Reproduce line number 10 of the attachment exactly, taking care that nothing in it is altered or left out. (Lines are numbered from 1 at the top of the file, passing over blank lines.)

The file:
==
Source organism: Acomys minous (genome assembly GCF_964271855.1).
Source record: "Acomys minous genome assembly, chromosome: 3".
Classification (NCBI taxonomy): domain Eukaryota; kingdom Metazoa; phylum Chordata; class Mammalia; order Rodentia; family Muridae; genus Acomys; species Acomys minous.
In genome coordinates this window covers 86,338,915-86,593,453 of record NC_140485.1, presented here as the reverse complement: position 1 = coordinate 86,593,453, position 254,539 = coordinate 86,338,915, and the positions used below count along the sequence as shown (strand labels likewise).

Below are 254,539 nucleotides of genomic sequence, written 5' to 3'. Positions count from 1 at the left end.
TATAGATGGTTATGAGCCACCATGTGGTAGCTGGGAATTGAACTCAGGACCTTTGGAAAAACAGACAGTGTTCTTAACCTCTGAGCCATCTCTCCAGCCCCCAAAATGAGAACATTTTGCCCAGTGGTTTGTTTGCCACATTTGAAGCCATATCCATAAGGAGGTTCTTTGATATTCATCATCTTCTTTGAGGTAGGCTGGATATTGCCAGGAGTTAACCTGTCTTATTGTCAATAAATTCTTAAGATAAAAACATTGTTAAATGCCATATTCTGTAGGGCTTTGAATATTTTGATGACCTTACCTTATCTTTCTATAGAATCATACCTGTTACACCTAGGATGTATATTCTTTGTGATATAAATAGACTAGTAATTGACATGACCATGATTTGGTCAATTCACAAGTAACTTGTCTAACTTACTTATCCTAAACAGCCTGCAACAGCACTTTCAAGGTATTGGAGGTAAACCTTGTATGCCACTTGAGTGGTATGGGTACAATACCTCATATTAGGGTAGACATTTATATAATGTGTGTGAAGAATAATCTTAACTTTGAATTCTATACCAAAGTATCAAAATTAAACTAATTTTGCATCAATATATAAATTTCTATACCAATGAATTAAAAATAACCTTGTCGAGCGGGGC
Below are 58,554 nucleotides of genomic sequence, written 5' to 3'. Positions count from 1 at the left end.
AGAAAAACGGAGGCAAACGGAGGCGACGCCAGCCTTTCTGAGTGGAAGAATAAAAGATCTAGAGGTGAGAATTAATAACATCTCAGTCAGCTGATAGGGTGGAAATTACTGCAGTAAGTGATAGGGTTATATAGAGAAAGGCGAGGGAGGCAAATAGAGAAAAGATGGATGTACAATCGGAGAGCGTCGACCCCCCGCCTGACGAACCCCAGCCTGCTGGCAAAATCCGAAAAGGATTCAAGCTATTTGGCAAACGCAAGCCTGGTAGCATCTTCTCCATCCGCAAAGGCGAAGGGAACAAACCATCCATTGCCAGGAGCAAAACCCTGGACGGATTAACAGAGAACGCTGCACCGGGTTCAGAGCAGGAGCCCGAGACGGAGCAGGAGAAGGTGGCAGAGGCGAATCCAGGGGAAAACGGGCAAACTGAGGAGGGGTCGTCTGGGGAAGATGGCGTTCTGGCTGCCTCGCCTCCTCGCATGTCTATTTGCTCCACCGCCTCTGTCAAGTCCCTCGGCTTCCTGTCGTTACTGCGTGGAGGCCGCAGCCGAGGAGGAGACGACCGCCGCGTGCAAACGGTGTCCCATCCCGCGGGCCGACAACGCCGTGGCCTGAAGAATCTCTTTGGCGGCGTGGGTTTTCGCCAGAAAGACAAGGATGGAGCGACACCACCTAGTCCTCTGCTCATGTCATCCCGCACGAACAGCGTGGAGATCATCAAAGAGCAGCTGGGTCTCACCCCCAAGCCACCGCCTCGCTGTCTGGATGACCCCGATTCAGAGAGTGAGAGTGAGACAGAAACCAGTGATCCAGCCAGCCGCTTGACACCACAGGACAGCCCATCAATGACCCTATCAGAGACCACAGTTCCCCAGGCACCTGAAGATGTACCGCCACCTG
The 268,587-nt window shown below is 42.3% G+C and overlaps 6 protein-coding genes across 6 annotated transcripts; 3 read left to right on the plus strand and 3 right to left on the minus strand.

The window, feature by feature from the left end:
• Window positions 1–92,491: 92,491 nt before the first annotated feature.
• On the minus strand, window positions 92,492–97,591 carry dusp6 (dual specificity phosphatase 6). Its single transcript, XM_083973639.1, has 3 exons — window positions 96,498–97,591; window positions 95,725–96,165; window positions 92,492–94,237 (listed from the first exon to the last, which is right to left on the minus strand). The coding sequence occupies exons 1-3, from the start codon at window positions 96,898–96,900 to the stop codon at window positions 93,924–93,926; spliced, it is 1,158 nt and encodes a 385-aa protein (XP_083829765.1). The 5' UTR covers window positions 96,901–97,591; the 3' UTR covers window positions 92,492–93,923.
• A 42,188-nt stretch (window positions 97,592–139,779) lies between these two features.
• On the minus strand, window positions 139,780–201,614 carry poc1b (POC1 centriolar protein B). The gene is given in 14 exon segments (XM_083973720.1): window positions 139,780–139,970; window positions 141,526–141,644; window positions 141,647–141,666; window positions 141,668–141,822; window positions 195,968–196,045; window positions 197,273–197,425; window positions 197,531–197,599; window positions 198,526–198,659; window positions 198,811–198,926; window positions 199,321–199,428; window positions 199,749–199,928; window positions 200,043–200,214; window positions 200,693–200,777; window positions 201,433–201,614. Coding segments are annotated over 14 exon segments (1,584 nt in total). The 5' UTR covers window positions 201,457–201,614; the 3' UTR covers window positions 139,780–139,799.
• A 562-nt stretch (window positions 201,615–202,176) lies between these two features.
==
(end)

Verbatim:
The window, feature by feature from the left end: